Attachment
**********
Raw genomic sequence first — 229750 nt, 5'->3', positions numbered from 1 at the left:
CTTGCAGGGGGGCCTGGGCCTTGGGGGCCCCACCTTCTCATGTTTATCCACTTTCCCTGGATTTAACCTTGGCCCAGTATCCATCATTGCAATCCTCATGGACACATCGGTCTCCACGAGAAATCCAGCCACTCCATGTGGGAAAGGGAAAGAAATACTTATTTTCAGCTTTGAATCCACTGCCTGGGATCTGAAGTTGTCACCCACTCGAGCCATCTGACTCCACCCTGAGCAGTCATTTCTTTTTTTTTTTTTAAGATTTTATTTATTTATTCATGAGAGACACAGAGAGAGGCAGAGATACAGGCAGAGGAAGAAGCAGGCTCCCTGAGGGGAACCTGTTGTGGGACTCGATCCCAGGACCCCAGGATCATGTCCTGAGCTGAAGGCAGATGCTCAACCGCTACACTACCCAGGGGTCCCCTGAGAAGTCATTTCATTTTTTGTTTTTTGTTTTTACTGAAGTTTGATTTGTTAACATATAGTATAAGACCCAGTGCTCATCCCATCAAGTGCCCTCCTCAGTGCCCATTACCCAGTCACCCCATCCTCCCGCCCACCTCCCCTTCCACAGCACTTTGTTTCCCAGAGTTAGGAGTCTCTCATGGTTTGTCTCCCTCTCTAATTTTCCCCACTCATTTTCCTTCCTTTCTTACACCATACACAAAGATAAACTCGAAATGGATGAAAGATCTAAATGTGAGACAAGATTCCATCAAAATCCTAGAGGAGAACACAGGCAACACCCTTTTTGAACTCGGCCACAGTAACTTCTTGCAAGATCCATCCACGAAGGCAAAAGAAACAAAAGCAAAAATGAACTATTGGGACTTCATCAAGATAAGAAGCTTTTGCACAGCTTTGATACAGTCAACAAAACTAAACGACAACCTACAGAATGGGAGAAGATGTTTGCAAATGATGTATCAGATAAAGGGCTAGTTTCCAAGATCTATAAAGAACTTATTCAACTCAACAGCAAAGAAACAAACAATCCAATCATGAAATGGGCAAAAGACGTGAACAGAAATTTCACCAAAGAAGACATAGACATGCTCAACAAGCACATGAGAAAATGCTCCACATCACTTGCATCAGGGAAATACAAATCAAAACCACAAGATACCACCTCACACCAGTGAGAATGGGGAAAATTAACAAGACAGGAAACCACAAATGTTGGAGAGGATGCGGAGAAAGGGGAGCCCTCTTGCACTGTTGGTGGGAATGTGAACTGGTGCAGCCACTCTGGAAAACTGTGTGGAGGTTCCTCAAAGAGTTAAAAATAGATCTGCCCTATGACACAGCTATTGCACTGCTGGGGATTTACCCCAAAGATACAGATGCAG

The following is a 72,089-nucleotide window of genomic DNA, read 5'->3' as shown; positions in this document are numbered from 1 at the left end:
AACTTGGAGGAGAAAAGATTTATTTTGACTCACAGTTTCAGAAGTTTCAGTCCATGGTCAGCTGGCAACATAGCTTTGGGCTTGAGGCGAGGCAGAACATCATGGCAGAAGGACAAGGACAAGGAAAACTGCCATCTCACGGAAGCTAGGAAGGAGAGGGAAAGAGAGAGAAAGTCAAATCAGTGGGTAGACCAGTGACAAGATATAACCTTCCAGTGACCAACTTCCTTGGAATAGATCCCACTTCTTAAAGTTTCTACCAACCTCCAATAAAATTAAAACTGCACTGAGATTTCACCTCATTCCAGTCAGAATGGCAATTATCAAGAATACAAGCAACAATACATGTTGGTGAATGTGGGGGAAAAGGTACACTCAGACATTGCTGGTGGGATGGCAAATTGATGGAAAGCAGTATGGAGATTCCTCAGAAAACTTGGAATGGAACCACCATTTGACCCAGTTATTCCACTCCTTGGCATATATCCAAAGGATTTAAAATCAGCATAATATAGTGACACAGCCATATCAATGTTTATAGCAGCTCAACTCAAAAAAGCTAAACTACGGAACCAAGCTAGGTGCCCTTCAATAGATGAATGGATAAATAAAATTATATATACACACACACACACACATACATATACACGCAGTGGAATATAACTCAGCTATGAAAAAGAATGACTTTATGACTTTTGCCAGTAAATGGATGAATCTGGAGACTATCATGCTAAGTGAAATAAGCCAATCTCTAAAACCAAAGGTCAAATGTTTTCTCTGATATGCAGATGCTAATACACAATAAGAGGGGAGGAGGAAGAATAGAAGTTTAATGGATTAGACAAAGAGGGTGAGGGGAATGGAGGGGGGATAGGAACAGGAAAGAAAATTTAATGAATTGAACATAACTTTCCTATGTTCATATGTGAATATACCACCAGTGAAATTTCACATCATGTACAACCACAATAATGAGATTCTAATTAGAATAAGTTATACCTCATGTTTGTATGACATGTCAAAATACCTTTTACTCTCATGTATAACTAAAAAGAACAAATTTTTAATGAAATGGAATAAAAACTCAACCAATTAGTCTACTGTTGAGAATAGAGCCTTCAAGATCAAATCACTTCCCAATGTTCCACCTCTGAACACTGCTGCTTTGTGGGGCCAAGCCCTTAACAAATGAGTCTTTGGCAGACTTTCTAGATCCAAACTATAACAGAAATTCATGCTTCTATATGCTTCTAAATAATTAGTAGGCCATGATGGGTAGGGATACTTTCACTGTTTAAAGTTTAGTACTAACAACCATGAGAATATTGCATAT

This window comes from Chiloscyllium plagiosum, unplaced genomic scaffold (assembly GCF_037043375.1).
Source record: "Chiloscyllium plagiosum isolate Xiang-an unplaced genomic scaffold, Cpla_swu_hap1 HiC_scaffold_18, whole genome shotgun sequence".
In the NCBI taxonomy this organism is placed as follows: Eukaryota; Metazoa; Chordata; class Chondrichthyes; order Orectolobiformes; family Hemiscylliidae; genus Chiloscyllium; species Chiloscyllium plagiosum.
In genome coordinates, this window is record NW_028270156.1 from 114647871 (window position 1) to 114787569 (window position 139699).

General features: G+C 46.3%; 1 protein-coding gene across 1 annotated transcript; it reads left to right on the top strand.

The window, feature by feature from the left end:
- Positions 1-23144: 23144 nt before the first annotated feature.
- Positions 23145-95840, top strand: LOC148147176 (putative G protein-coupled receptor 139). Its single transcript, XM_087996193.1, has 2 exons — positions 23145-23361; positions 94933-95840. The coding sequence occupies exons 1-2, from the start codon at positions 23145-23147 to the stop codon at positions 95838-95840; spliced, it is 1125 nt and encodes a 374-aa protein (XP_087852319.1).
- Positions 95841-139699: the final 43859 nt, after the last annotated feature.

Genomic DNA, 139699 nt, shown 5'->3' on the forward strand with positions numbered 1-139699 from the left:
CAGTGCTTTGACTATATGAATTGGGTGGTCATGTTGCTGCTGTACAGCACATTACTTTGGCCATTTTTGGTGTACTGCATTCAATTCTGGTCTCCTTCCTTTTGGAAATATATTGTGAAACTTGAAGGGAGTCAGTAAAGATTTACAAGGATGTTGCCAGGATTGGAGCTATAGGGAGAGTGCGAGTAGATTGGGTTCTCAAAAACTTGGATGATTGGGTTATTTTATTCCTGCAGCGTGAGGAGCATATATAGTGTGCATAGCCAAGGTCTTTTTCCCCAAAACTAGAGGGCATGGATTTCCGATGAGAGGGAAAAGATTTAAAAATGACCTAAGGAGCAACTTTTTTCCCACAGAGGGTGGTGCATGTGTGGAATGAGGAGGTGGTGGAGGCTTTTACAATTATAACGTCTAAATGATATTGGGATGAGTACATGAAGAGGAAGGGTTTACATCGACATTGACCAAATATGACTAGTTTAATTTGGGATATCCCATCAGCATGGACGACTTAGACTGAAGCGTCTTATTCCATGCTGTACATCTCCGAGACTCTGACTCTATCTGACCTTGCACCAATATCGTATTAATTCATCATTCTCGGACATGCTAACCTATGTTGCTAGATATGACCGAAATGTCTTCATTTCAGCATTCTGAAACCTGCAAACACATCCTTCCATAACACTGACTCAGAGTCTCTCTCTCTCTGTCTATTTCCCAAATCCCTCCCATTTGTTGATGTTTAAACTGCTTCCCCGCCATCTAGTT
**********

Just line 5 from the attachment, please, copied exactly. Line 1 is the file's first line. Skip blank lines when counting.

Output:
This window comes from Chiloscyllium plagiosum, unplaced genomic scaffold (assembly GCF_037043375.1).